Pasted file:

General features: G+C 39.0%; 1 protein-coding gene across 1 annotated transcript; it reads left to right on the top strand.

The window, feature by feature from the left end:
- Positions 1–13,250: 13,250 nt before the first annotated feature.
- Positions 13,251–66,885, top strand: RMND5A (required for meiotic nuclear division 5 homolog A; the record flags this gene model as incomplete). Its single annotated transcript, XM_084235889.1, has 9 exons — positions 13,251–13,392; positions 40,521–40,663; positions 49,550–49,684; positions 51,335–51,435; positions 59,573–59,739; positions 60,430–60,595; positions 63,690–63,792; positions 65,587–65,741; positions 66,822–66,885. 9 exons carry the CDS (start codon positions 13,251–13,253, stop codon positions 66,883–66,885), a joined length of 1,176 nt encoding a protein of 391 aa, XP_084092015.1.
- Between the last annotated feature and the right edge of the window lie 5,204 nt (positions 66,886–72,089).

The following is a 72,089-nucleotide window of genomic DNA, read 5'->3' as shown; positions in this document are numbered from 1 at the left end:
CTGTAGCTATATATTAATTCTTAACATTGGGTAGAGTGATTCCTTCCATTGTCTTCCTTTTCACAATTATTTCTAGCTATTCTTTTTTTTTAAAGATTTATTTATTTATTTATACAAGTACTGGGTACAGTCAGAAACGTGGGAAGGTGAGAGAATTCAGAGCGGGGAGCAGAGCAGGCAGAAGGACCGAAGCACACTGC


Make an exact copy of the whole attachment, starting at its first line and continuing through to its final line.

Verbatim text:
General features: G+C 39.0%; 1 protein-coding gene across 1 annotated transcript; it reads left to right on the top strand.

The window, feature by feature from the left end:
- Positions 1–13,250: 13,250 nt before the first annotated feature.
- Positions 13,251–66,885, top strand: RMND5A (required for meiotic nuclear division 5 homolog A; the record flags this gene model as incomplete). Its single annotated transcript, XM_084235889.1, has 9 exons — positions 13,251–13,392; positions 40,521–40,663; positions 49,550–49,684; positions 51,335–51,435; positions 59,573–59,739; positions 60,430–60,595; positions 63,690–63,792; positions 65,587–65,741; positions 66,822–66,885. 9 exons carry the CDS (start codon positions 13,251–13,253, stop codon positions 66,883–66,885), a joined length of 1,176 nt encoding a protein of 391 aa, XP_084092015.1.
- Between the last annotated feature and the right edge of the window lie 5,204 nt (positions 66,886–72,089).

The following is a 72,089-nucleotide window of genomic DNA, read 5'->3' as shown; positions in this document are numbered from 1 at the left end:
CTGTAGCTATATATTAATTCTTAACATTGGGTAGAGTGATTCCTTCCATTGTCTTCCTTTTCACAATTATTTCTAGCTATTCTTTTTTTTTAAAGATTTATTTATTTATTTATACAAGTACTGGGTACAGTCAGAAACGTGGGAAGGTGAGAGAATTCAGAGCGGGGAGCAGAGCAGGCAGAAGGACCGAAGCACACTGC